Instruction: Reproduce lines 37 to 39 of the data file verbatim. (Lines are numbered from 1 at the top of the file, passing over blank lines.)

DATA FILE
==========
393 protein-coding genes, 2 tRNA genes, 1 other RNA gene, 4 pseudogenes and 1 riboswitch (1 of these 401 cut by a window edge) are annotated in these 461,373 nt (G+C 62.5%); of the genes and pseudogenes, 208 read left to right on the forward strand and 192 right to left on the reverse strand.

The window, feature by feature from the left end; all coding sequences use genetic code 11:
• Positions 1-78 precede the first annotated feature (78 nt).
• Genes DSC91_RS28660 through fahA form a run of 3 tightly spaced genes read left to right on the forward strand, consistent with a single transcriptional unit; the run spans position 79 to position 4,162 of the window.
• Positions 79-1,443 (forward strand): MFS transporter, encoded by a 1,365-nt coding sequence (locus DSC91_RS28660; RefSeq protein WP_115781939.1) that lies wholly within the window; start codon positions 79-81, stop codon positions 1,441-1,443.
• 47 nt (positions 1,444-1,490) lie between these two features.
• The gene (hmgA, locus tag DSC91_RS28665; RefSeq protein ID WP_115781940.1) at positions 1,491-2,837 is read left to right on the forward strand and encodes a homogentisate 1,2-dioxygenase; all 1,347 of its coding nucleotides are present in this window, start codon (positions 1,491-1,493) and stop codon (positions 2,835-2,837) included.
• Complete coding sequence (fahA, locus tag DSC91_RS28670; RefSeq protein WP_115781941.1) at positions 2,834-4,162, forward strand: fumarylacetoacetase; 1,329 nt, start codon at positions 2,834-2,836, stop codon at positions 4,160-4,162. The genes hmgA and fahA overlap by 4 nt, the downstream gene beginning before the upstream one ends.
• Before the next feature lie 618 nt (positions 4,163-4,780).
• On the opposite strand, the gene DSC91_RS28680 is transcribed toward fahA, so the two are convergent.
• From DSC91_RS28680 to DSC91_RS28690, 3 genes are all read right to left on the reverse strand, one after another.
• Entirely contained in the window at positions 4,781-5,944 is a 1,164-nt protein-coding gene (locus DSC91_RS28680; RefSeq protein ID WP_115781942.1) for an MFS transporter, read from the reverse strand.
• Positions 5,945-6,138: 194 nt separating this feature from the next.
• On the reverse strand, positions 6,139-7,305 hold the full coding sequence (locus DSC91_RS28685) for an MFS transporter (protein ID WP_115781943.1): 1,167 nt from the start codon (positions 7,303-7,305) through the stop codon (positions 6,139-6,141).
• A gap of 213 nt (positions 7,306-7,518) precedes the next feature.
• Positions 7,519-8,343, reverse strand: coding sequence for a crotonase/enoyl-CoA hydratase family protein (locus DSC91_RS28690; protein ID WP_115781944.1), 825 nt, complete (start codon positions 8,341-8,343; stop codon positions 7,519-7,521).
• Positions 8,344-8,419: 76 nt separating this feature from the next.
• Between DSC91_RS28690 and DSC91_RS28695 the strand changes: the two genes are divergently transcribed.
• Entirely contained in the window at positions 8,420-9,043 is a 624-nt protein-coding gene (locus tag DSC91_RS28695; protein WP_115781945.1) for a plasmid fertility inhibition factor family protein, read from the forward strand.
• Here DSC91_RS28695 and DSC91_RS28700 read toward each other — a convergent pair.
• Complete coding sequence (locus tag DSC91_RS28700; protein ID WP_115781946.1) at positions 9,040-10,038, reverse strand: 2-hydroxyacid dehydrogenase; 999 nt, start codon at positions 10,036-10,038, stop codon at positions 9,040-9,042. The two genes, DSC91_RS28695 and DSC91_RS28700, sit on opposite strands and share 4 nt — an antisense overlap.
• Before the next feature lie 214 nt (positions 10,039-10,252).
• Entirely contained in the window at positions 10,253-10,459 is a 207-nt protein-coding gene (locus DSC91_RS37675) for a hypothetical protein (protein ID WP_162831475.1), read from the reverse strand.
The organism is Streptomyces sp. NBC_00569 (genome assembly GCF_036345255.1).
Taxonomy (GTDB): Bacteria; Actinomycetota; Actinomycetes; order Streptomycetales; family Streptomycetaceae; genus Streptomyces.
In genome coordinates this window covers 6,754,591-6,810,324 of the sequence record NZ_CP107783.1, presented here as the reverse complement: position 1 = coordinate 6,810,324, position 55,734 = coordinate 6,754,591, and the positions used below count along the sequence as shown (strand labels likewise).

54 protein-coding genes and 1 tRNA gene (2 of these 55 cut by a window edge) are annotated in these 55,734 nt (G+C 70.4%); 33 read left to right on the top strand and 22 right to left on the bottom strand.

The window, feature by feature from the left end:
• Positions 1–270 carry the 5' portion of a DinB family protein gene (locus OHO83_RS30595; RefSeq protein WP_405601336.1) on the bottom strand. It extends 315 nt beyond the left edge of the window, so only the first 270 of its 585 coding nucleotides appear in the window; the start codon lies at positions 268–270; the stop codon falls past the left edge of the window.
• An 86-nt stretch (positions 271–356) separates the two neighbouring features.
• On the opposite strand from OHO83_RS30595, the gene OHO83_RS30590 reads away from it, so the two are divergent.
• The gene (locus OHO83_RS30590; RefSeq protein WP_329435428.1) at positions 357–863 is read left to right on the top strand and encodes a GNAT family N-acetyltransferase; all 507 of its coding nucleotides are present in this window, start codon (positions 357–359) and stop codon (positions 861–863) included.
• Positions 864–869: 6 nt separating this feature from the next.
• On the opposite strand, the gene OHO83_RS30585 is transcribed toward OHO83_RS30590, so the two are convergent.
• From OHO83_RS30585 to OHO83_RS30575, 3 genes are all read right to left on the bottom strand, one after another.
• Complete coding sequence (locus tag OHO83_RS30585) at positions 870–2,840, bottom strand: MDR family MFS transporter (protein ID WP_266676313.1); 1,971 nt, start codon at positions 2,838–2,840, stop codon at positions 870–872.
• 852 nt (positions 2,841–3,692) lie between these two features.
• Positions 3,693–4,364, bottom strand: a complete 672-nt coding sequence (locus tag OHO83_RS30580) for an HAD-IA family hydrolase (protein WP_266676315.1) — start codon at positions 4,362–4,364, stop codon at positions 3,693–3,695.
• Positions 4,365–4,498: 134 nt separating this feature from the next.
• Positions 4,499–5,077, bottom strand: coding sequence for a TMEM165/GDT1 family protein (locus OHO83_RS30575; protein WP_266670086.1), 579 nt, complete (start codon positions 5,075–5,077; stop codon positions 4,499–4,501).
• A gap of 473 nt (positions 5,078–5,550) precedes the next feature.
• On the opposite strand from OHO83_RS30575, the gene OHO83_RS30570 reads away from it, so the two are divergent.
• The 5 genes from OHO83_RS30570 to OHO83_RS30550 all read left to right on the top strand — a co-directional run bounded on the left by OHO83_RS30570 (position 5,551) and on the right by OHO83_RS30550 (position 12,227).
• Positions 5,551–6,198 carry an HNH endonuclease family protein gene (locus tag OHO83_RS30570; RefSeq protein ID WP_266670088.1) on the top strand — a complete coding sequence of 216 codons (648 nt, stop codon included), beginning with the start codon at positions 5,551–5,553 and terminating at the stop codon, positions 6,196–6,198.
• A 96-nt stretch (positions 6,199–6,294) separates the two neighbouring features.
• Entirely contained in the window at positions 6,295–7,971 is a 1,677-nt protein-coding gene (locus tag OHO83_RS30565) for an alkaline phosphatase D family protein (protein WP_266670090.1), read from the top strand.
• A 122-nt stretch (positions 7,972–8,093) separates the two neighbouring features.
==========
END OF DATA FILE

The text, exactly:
• 852 nt (positions 2,841–3,692) lie between these two features.
• Positions 3,693–4,364, bottom strand: a complete 672-nt coding sequence (locus tag OHO83_RS30580) for an HAD-IA family hydrolase (protein WP_266676315.1) — start codon at positions 4,362–4,364, stop codon at positions 3,693–3,695.
• Positions 4,365–4,498: 134 nt separating this feature from the next.